Lockheed Martin and dark data. The aerospace company is using dark data -- corporate data that could be useful to a company but is, instead, gathering dust in storage -- for more proactive project management. It correlated and analyzed hundreds of metrics from its programs "to identify leading indicators of program performance," according to Laney. And it analyzed communications from project personnel to identify language that "are predictors of program downgrade," he said, adding that dark data has increased program foresight by 3%.
Petroleos Mexicanos (Pemex) and sensor data. One indicator for equipment failure is noise, so the petroleum company began outfitting its refineries with sensors equipped to measure sound vibrations. When the measurements become abnormal, engineers are alerted and "can go right to that piece of equipment and replace it or repair it without as much downtime," Laney said. "They've been able to change from a model of unplanned maintenance to planned maintenance."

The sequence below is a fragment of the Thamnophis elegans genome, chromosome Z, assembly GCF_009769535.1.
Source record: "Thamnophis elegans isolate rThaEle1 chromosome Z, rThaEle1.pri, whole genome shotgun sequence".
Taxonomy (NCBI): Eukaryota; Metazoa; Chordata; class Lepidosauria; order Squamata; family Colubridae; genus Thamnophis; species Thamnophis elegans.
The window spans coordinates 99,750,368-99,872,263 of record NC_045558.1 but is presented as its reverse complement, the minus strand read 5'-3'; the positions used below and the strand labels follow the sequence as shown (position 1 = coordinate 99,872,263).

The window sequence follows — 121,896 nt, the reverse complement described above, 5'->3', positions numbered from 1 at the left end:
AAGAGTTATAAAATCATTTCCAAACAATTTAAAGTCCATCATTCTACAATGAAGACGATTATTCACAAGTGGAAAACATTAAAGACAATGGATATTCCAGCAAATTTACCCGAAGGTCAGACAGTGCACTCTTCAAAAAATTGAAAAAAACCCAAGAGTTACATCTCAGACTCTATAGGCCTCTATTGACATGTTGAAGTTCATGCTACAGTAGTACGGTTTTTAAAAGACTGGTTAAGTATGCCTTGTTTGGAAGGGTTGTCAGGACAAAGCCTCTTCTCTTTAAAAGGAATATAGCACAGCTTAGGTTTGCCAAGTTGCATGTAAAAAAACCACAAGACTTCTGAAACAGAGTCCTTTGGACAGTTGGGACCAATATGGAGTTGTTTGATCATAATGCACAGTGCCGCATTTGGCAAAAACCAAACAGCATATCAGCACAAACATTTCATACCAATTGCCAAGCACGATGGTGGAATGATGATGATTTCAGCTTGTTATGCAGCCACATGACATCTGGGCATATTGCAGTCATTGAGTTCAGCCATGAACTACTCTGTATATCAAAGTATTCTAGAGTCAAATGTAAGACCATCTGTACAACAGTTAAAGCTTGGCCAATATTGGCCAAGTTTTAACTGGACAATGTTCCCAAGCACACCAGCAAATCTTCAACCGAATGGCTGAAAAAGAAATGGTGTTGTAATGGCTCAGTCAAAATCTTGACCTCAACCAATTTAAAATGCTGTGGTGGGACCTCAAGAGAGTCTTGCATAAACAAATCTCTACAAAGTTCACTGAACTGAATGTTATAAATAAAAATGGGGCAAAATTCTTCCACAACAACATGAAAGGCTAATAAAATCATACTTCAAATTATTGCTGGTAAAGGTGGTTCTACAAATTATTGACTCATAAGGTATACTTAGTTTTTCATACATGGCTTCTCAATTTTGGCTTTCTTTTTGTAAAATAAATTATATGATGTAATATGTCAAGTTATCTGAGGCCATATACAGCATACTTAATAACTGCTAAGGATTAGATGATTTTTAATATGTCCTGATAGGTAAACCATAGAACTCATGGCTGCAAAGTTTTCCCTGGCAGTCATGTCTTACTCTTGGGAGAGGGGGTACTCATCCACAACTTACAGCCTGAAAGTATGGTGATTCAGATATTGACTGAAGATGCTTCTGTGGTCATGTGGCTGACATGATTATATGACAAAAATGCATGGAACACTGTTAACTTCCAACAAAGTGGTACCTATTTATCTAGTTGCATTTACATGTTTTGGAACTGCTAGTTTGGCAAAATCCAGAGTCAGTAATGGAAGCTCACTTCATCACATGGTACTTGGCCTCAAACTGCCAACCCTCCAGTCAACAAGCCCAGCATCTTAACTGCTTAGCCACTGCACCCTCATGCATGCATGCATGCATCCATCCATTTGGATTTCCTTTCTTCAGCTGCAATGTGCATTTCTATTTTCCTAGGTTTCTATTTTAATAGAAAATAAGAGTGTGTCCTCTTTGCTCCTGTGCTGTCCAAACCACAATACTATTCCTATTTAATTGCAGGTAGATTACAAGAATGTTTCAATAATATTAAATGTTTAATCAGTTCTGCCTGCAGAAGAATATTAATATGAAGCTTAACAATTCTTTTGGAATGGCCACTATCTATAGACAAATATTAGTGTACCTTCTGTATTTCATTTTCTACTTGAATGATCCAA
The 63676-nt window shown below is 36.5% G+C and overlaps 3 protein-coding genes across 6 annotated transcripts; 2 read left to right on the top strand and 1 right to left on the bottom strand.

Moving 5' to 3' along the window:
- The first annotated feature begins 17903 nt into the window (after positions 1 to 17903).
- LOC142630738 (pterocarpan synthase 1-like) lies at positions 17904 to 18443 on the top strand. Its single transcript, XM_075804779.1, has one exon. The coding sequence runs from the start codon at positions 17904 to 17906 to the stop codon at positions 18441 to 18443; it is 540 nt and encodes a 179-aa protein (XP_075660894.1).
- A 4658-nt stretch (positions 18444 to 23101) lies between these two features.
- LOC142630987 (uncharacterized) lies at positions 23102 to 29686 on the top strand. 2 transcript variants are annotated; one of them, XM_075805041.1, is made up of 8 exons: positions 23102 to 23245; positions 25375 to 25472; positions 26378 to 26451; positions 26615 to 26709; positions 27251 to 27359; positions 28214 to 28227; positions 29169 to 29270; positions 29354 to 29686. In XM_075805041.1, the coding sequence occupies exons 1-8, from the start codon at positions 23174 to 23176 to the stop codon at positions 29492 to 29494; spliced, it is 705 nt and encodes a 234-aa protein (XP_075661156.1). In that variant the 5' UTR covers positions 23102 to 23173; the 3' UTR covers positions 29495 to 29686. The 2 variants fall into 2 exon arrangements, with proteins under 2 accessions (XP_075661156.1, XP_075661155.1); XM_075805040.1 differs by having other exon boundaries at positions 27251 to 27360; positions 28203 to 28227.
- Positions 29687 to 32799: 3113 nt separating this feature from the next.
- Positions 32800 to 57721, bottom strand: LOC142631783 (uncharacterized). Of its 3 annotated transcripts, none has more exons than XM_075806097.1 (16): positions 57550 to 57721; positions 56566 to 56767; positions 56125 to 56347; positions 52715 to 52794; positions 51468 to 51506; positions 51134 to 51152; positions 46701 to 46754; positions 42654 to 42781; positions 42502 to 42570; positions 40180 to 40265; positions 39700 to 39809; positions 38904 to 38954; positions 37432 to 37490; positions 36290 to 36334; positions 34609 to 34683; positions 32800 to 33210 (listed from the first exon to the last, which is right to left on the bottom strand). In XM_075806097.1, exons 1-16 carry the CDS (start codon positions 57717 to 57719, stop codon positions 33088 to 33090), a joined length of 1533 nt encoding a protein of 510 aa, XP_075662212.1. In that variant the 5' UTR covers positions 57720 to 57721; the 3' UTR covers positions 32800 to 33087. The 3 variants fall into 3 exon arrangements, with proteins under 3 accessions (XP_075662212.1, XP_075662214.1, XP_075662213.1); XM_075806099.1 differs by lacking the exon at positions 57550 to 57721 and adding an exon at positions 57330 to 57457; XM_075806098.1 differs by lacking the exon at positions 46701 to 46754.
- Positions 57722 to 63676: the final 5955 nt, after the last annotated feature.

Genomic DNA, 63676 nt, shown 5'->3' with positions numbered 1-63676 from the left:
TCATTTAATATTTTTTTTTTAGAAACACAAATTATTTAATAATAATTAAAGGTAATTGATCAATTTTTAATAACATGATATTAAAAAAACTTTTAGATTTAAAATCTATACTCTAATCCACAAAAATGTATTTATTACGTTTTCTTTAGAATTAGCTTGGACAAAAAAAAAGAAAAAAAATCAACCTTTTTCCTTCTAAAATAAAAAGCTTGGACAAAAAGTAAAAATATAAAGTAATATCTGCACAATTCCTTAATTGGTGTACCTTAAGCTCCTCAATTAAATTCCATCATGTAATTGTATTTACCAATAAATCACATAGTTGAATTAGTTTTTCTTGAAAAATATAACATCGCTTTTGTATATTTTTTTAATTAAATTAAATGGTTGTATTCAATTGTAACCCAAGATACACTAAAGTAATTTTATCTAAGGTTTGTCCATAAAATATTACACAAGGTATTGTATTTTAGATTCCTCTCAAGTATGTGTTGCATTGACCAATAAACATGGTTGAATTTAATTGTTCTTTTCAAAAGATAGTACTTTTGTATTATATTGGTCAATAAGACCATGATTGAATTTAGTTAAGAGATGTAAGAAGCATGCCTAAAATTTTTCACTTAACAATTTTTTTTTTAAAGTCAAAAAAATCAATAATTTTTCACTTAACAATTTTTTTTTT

University of California, San Diego and crowdsourcing. To locate the tomb of Genghis Khan, notorious Mongolian ruler, UC San Diego opened up satellite images to the masses. The project snagged 10,000 volunteers, identifying 55 sites of archeological significance. (So far, the location of Khan's tomb is still a mystery, though.) Like the search for Khan's tomb, Laney said businesses should not overlook techniques like crowdsourcing and gamification to uncover new insights.
Bi-modal IT can help CIOs cut through major IT debate
Is Apache Spark heir to the MapReduce throne?
Computer augmentation is better for business
- The Desktop Admin's Guide to BYOD: Pros and Cons of BYOD –SearchSecurity.com
- Weighing the Options for an Enterprise Mobility Strategy –SearchSecurity.com
- EssentialEnterprise Mobile Device Security Controls and Policies –SearchSecurity.com
- CW ANZ: Riding the wave of enterprise mobility –ComputerWeekly.com